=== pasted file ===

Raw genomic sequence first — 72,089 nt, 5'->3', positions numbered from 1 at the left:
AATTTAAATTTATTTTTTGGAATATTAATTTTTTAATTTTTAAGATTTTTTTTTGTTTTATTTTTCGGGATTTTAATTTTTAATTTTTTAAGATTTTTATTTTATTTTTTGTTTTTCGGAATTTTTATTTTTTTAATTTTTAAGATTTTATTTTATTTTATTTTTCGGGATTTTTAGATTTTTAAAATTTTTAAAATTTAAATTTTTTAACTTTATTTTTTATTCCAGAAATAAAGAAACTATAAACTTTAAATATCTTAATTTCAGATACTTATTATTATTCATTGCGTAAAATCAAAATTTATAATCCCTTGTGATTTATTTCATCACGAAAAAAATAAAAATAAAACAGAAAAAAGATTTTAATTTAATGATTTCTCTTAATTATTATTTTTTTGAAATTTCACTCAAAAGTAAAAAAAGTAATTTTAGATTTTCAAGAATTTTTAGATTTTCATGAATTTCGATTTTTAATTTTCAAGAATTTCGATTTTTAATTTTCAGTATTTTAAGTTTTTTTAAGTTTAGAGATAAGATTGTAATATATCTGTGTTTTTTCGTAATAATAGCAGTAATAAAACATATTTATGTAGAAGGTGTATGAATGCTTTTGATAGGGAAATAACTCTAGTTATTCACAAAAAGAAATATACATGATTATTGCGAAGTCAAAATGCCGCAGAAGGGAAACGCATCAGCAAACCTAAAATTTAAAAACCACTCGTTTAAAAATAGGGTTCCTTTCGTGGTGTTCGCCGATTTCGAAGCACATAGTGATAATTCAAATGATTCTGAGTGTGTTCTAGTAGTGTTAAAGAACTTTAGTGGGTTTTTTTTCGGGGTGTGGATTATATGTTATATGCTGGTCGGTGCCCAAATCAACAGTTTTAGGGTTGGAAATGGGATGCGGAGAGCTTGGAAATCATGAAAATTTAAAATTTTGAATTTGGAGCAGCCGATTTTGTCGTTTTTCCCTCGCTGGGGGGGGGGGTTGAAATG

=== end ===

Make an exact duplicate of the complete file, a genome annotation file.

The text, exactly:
Raw genomic sequence first — 72,089 nt, 5'->3', positions numbered from 1 at the left:
AATTTAAATTTATTTTTTGGAATATTAATTTTTTAATTTTTAAGATTTTTTTTTGTTTTATTTTTCGGGATTTTAATTTTTAATTTTTTAAGATTTTTATTTTATTTTTTGTTTTTCGGAATTTTTATTTTTTTAATTTTTAAGATTTTATTTTATTTTATTTTTCGGGATTTTTAGATTTTTAAAATTTTTAAAATTTAAATTTTTTAACTTTATTTTTTATTCCAGAAATAAAGAAACTATAAACTTTAAATATCTTAATTTCAGATACTTATTATTATTCATTGCGTAAAATCAAAATTTATAATCCCTTGTGATTTATTTCATCACGAAAAAAATAAAAATAAAACAGAAAAAAGATTTTAATTTAATGATTTCTCTTAATTATTATTTTTTTGAAATTTCACTCAAAAGTAAAAAAAGTAATTTTAGATTTTCAAGAATTTTTAGATTTTCATGAATTTCGATTTTTAATTTTCAAGAATTTCGATTTTTAATTTTCAGTATTTTAAGTTTTTTTAAGTTTAGAGATAAGATTGTAATATATCTGTGTTTTTTCGTAATAATAGCAGTAATAAAACATATTTATGTAGAAGGTGTATGAATGCTTTTGATAGGGAAATAACTCTAGTTATTCACAAAAAGAAATATACATGATTATTGCGAAGTCAAAATGCCGCAGAAGGGAAACGCATCAGCAAACCTAAAATTTAAAAACCACTCGTTTAAAAATAGGGTTCCTTTCGTGGTGTTCGCCGATTTCGAAGCACATAGTGATAATTCAAATGATTCTGAGTGTGTTCTAGTAGTGTTAAAGAACTTTAGTGGGTTTTTTTTCGGGGTGTGGATTATATGTTATATGCTGGTCGGTGCCCAAATCAACAGTTTTAGGGTTGGAAATGGGATGCGGAGAGCTTGGAAATCATGAAAATTTAAAATTTTGAATTTGGAGCAGCCGATTTTGTCGTTTTTCCCTCGCTGGGGGGGGGGGTTGAAATG